The Dow Jones Industrial Average reached 14,253.77, a record high, going past the 14,198.1 it reached back in 2007, before the financial collapse. Does this mean the stock market, at least is fully recovered, and that the financial collapse can be declared officially over? Well, not necessarily.
America, birthplace of the credit crisis that erased $37 trillion from global equity values, is leading the world’s stock markets back.
The Dow Jones Industrial Average (INDU) rallied 126 points to 14,253.77 yesterday, joining Denmark’s OMX Copenhagen 20 Index among major stock gauges in the 45 largest markets to regain all-time highs, according to data compiled by Bloomberg. Four years after bottoming, equity benchmarks in those countries are an average of 27 percent below their peaks, the data show.
About $10 trillion has been restored to U.S. equities, fueled by the fastest profit growth since the 1990s and monetary stimulus from the Federal Reserve. Retailers, banks and manufacturers led the recovery from the worst bear market since the 1930s as the Dow took less than 65 months to rise above its previous high set on Oct. 9, 2007, more than a year faster than the recovery from the Internet bubble.
“The U.S. has been ahead of other countries in terms of its ability to outperform since the crisis,” Jason Benowitz, who helps manage $4.5 billion at Roosevelt Investment Group Inc. in New York, said by phone yesterday. “The potential was there because it started here. It wouldn’t have been possible without the regulatory intervention.”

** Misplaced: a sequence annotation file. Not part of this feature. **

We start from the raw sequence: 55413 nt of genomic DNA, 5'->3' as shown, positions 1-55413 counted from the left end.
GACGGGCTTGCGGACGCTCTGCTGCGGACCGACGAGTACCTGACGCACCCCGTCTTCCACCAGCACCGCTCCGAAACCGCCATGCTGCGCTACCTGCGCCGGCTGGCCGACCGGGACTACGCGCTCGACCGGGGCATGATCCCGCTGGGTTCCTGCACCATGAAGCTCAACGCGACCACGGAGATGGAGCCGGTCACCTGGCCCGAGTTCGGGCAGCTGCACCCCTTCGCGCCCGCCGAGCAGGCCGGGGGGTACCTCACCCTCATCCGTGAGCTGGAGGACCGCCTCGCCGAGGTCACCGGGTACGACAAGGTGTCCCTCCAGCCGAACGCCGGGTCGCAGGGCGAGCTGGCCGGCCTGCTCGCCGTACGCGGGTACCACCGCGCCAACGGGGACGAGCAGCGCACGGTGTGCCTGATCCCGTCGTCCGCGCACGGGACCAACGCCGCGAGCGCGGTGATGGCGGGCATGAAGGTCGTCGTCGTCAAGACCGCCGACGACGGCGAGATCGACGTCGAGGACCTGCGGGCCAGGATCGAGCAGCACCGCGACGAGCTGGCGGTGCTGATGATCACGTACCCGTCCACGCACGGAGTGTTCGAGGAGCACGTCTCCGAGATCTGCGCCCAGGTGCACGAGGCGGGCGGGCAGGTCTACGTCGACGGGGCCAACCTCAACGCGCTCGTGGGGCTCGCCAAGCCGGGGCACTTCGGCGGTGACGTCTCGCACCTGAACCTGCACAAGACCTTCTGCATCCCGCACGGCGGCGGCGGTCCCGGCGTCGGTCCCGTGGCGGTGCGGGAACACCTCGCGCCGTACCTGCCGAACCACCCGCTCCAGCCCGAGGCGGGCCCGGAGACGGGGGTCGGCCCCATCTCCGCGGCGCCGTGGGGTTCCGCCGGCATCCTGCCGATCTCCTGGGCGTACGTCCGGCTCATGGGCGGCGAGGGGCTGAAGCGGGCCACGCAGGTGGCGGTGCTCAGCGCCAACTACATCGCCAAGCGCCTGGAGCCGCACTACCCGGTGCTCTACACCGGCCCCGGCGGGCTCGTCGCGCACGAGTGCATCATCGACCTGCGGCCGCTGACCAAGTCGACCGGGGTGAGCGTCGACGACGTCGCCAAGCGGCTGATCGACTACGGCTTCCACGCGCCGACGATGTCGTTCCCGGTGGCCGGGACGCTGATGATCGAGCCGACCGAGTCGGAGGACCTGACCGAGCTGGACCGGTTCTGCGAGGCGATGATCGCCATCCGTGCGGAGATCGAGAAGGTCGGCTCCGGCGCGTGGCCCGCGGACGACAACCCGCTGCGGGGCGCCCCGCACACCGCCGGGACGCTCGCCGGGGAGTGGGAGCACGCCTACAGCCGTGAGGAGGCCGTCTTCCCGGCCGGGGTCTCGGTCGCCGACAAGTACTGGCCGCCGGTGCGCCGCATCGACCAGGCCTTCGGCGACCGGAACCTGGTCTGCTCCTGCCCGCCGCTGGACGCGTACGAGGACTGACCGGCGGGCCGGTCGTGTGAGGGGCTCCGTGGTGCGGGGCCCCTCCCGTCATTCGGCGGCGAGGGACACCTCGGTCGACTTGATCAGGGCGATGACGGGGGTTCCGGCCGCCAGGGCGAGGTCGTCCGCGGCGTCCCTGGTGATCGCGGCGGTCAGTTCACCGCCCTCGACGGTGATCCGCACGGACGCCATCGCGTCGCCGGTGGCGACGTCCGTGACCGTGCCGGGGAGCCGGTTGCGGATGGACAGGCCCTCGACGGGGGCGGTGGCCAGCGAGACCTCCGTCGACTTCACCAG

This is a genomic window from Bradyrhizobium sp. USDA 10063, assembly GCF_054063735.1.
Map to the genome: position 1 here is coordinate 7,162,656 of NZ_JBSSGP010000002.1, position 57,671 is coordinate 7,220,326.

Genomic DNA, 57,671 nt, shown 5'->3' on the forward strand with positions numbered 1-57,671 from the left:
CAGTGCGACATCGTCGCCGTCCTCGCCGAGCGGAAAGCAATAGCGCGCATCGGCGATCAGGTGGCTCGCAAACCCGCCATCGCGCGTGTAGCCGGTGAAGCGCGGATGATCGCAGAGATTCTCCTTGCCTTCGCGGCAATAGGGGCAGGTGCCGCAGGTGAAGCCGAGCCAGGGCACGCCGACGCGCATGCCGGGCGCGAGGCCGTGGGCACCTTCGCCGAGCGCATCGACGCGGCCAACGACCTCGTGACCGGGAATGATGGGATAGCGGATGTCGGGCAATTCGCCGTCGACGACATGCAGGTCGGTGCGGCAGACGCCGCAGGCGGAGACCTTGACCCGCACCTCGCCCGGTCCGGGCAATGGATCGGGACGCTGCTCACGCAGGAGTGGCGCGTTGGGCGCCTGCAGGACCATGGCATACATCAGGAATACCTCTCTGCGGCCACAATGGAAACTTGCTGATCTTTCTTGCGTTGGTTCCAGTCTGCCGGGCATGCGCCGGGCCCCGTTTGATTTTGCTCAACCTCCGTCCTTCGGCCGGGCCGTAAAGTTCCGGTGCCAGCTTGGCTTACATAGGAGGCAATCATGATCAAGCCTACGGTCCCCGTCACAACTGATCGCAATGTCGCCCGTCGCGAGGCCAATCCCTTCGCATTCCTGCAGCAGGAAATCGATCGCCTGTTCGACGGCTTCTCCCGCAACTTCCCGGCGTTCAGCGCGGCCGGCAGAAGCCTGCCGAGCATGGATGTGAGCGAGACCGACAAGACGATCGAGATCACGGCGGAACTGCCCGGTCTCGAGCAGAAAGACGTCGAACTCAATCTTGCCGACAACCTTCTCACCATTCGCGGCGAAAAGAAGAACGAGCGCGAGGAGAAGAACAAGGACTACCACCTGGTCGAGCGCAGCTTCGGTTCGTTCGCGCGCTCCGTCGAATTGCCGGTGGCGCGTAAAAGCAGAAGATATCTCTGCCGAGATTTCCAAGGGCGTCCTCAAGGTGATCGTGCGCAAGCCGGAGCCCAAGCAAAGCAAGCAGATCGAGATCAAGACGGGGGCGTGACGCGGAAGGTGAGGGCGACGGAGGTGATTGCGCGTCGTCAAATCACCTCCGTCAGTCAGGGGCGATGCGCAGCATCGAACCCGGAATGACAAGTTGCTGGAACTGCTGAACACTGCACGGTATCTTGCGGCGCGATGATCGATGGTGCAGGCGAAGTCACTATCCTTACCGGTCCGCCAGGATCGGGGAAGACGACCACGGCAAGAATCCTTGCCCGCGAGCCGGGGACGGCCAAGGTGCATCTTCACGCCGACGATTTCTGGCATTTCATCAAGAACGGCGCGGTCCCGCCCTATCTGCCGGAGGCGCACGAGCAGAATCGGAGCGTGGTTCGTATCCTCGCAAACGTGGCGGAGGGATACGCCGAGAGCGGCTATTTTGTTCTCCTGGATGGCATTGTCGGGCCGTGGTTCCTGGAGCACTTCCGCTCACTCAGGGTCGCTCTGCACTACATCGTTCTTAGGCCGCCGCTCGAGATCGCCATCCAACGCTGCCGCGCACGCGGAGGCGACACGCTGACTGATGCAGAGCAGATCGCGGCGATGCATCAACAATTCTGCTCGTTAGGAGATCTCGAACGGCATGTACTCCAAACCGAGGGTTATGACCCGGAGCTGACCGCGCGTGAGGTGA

While the Standard & Poor’s 500 Index remains 1.6 percent from its 2007 high, American gauges including the Dow Jones Transportation Average, the Russell 2000 Index of smaller stocks and the S&P Midcap 400 Index have reached records. By contrast, the U.K.’s FTSE 100 Index has almost 8 percent to rise before regaining an all-time peak, while China’s Shanghai Composite Index must more than double.
The 116-year-old Dow jumped 0.9 percent yesterday, climbing above the 14,164.53 record closing level it reached before the global financial crisis and eclipsing its intraday high of 14,198.1 from Oct. 11, 2007. The gauge plunged 34 percent in 2008 for the worst performance in 77 years as the housing bubble burst and the financial system required a government bailout.
While the Dow has more than doubled in the four years since its bear-market low, its valuation remains 19 percent less than the price-earnings ratio at the previous peak and 14 percent below its 20-year average. Bulls say that’s a signal stocks have room to keep rallying, while to bears it shows a lack of confidence in earnings growth and concern over the Fed’s ability to continue spurring the economy.